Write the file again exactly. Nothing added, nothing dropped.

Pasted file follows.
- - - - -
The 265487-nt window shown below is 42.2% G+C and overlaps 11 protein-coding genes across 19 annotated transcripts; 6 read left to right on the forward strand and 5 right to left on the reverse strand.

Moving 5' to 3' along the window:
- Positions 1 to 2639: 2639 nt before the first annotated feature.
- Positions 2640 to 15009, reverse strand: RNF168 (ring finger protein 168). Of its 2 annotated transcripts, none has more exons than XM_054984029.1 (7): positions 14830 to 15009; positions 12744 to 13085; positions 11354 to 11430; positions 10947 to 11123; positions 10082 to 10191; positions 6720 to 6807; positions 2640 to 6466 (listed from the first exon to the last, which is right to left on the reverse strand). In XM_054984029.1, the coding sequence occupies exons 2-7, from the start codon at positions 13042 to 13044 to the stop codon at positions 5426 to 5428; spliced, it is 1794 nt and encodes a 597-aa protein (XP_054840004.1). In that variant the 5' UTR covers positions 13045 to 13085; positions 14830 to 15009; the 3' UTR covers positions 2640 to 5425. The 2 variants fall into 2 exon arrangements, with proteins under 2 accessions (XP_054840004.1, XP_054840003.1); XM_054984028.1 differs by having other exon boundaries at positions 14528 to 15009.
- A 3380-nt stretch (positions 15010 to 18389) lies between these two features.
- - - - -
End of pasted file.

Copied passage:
The 265487-nt window shown below is 42.2% G+C and overlaps 11 protein-coding genes across 19 annotated transcripts; 6 read left to right on the forward strand and 5 right to left on the reverse strand.

Moving 5' to 3' along the window:
- Positions 1 to 2639: 2639 nt before the first annotated feature.
- Positions 2640 to 15009, reverse strand: RNF168 (ring finger protein 168). Of its 2 annotated transcripts, none has more exons than XM_054984029.1 (7): positions 14830 to 15009; positions 12744 to 13085; positions 11354 to 11430; positions 10947 to 11123; positions 10082 to 10191; positions 6720 to 6807; positions 2640 to 6466 (listed from the first exon to the last, which is right to left on the reverse strand). In XM_054984029.1, the coding sequence occupies exons 2-7, from the start codon at positions 13042 to 13044 to the stop codon at positions 5426 to 5428; spliced, it is 1794 nt and encodes a 597-aa protein (XP_054840004.1). In that variant the 5' UTR covers positions 13045 to 13085; positions 14830 to 15009; the 3' UTR covers positions 2640 to 5425. The 2 variants fall into 2 exon arrangements, with proteins under 2 accessions (XP_054840004.1, XP_054840003.1); XM_054984028.1 differs by having other exon boundaries at positions 14528 to 15009.
- A 3380-nt stretch (positions 15010 to 18389) lies between these two features.